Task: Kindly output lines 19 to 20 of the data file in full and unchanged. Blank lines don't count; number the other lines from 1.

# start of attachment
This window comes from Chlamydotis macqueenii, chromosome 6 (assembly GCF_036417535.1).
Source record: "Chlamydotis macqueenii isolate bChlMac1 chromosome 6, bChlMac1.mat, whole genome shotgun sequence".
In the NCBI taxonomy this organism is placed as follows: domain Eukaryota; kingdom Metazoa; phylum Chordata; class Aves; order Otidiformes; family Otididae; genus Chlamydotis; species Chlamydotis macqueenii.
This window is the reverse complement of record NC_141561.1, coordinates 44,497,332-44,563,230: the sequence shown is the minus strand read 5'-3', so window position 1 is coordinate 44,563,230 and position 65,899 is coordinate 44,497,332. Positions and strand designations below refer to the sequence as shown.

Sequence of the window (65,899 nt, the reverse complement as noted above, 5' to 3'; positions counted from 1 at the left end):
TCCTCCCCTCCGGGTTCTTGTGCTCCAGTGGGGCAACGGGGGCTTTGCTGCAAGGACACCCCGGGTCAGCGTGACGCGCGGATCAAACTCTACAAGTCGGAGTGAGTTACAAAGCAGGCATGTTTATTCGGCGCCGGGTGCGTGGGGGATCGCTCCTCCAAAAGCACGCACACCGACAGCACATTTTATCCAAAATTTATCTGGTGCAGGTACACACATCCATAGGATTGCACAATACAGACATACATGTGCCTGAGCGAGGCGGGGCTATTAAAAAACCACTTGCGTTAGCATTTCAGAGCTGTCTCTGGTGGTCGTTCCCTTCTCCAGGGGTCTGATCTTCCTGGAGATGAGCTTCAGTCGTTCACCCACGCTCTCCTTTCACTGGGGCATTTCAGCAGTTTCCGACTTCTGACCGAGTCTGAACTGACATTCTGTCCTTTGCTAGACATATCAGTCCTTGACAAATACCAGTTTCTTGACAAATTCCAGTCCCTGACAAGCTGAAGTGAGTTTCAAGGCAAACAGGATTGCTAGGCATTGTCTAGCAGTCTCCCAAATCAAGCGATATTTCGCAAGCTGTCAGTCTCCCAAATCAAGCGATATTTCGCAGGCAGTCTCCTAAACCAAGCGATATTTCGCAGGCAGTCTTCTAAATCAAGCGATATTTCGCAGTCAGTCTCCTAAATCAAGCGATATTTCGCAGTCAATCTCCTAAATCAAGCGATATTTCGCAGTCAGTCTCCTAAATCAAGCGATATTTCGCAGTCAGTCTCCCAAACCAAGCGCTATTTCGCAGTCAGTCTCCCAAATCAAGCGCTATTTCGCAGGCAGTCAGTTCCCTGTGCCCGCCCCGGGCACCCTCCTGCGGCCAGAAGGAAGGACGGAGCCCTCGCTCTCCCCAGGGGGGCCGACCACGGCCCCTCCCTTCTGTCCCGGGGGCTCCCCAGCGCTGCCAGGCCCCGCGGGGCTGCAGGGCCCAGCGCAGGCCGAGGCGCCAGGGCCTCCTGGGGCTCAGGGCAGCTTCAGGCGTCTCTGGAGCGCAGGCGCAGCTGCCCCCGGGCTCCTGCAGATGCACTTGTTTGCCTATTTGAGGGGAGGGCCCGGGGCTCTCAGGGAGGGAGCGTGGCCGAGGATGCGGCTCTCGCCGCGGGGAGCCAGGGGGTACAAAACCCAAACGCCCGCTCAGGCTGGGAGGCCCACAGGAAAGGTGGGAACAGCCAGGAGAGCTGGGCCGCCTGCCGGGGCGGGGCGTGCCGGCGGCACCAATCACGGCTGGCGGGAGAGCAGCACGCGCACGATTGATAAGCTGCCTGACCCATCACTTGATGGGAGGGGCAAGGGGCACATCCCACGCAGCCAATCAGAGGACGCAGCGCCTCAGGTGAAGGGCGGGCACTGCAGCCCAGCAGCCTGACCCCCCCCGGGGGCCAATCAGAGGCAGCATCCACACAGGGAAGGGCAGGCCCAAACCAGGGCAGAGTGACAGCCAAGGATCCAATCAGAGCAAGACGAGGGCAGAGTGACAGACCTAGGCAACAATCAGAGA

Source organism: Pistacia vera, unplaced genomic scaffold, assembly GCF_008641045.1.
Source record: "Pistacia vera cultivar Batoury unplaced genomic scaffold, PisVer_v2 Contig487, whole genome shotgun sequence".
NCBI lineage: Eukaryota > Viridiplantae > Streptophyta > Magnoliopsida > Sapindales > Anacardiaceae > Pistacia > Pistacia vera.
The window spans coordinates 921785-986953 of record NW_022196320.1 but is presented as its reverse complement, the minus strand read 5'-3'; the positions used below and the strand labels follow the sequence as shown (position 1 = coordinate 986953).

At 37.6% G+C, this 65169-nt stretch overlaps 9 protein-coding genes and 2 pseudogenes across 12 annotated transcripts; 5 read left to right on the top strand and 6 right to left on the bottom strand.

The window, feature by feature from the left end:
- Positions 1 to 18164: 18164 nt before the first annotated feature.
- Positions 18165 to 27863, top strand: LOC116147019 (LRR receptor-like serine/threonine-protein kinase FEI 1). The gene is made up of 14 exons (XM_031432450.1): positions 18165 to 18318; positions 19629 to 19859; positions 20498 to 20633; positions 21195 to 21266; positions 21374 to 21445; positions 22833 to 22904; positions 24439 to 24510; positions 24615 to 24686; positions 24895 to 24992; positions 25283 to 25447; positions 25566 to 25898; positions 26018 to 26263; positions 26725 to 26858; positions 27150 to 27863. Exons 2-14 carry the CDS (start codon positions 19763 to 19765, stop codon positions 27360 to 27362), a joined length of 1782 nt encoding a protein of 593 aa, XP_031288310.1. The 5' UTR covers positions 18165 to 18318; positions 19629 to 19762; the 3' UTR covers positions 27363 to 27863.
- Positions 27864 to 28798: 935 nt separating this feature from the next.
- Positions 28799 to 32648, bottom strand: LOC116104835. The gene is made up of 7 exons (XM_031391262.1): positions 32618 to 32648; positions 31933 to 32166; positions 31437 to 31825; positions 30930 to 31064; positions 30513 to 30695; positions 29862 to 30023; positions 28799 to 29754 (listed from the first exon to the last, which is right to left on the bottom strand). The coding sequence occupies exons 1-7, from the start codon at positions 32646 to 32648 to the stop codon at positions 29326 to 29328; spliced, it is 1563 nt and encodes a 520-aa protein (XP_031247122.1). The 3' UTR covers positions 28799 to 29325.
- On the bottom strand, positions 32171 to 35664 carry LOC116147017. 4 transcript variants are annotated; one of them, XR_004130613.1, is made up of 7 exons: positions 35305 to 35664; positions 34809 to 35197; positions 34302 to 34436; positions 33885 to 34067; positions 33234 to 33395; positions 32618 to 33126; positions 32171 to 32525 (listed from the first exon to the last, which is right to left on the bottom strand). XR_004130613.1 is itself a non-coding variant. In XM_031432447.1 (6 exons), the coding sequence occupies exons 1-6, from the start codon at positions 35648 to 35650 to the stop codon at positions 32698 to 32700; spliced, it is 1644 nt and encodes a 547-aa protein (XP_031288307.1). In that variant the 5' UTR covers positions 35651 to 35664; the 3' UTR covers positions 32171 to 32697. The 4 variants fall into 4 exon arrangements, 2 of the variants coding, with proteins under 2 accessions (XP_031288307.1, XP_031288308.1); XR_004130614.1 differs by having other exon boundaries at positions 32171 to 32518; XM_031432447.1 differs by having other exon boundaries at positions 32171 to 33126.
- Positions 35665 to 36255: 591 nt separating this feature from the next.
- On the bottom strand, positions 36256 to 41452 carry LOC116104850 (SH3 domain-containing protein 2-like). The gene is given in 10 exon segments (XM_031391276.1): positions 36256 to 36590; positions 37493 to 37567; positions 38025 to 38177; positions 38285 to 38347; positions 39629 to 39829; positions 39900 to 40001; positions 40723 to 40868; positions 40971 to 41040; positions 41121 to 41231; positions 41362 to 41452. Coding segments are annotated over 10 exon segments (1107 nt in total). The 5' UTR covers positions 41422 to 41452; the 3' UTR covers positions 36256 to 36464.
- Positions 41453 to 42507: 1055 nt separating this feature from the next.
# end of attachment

- On the bottom strand, positions 36256 to 41452 carry LOC116104850 (SH3 domain-containing protein 2-like). The gene is given in 10 exon segments (XM_031391276.1): positions 36256 to 36590; positions 37493 to 37567; positions 38025 to 38177; positions 38285 to 38347; positions 39629 to 39829; positions 39900 to 40001; positions 40723 to 40868; positions 40971 to 41040; positions 41121 to 41231; positions 41362 to 41452. Coding segments are annotated over 10 exon segments (1107 nt in total). The 5' UTR covers positions 41422 to 41452; the 3' UTR covers positions 36256 to 36464.
- Positions 41453 to 42507: 1055 nt separating this feature from the next.